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Daniel Calparsoro • Director of Sky High

"The streets are a reflection of life”


- Action, music, passion and robberies liven up Sky High, the new film by Daniel Calparsoro competing at the Málaga Film Festival, and we talked to him about its secrets

Daniel Calparsoro  • Director of Sky High
(© Brian Hallet)

Sky High [+see also:
film review
interview: Daniel Calparsoro
film profile
is the title of a new work by Daniel Calparsoro, the master of adrenaline. This vibrant film is Calparsoro’s entry in the 23rd edition of the Málaga Film Festival, now on. We chatted to the filmmaker.

Cineuropa: Who is the target audience of the film?
Daniel Calparsoro: This film is mainly aimed at young people but clearly also at adults who enjoy action movies and those with a soft spot for real stories. The starting point is a true story and a reflection of today’s society, which means it is more than just entertainment.

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What does your film have in common with the Spanish delinquency cinema of the seventies, other than being shot in the suburbs and bringing together professional and non-professional actors?
We share environments and universes with works such as Deprisa deprisa or Perros callejeros but the difference lies in the plot. Sky High tells a story of ambition and how it confronts you with difficult choices that have nothing to do with survival. This film is reminiscent of gangster movies.

Scorsese, Brian de Palma and José Antonio de la Loma: which one has inspired you the most?
Martin, Brian, José Antonio… They are all a source of inspiration to me and they are all necessary. When you are shooting, you are “I and my circumstance”, but your influences are always there.

You’ve gone back to a robbery film after To Steal from a Thief [+see also:
film review
interview: Daniel Calparsoro
film profile
: are thieves the new pirates?
Sky High is a story of professional and well-trained thieves – a well-established culture in Madrid. It is a story of how the dispossessed, born in the context of the real estate bubble, decide to show up at a party. The characters we have created are epically ambitious: they have nothing, they begin from scratch and they shoot for the moon; believing in themselves makes them great.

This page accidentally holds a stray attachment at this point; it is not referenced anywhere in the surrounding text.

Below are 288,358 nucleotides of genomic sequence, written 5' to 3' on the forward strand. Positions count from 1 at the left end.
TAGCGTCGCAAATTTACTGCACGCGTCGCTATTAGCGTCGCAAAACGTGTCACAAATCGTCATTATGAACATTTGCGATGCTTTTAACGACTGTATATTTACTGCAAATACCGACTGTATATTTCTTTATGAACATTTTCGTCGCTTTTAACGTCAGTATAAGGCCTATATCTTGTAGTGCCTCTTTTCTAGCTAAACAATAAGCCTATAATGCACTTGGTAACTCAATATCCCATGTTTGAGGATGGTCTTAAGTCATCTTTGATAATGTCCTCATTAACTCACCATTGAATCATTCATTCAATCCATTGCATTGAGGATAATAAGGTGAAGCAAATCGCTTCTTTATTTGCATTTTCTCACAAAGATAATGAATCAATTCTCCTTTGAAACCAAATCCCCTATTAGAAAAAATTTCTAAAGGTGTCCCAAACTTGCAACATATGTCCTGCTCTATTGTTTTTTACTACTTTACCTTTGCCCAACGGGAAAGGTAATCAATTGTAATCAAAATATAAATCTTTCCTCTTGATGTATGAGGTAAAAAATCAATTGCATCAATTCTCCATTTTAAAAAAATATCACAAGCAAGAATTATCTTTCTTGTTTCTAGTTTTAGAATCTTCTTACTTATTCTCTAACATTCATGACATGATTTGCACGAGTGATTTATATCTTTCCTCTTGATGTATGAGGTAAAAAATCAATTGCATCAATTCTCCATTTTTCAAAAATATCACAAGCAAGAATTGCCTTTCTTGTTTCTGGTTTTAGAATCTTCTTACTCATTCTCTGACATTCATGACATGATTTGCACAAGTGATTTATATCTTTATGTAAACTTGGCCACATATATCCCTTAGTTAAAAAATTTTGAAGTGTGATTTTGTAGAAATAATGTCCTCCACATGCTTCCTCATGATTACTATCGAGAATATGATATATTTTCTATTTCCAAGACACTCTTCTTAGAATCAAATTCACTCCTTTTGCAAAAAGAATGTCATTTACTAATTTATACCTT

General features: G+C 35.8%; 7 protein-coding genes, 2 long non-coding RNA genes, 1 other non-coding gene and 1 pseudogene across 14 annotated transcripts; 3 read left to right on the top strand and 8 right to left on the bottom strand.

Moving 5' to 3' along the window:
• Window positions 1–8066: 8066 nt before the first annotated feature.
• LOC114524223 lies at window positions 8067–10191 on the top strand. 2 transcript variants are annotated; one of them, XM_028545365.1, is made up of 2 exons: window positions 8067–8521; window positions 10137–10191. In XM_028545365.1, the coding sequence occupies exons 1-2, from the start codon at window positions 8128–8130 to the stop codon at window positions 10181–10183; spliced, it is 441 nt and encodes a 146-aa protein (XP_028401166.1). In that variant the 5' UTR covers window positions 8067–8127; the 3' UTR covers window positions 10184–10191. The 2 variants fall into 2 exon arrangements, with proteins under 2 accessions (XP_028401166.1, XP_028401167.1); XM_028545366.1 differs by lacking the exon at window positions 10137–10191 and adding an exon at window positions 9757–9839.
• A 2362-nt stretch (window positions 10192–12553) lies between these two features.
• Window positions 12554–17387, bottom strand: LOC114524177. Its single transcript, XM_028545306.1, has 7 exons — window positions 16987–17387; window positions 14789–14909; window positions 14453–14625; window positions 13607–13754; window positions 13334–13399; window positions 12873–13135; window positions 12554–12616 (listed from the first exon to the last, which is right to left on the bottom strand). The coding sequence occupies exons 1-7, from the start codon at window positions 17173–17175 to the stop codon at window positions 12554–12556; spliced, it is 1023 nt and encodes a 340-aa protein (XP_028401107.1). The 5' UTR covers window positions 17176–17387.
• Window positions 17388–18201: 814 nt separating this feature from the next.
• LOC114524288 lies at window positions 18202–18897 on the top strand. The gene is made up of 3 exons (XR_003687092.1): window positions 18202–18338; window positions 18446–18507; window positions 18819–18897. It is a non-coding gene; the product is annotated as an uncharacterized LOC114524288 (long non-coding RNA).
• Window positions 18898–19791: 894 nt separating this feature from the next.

Are the streets a source of inspiration to you when it comes to telling stories and launching projects?
The streets are a reflection of life and of the society we live in.

How has the depiction of street life changed on the big screen between your first films and this one?
Nothing is more interesting than the variety of views and perspectives, and they are equally powerful and interesting. My film is based on a social reality, portrayed with a dynamic and entertaining way.

Since your first film you have always included strong female characters in your works. How would you describe the three female characters of Sky High (played by Carolina Yuste, Asia Ortega and Patricia Vico)?
They are three women with a life of their own: they are all linked to Ángel but each of them has her own goal. Their relationship is based on exchange. I think it is important that in a story of “macho thugs”, women have a power that fits perfectly with the harshness of the environment. Sky High tackles the story of a series of characters who exist and work in a mostly male environment, although the film clearly highlights the weight of female characters. They are the ones defining the story at different levels. That is what these men are like – and the women, too!

Could we say that this film includes elements of your previous works?
Sure those elements exist, since cinema is a continuum. Sky High is a gem that I have coveted for years and one that I have managed to polish at last. The plot is widely known: a Spanish gang of professional criminals who prepare their attacks thoroughly and who know how to make history. Shooting it exactly where those things happen and where these criminals live is an aesthetic decision which gives an attractive and sophisticated touch and keeps it real. This film will give you a real adrenaline boost: first the images assault your eyes, then it goes for the gut and finally punches you right in the chest."

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(Translated from Spanish by Marcos Randulfe)

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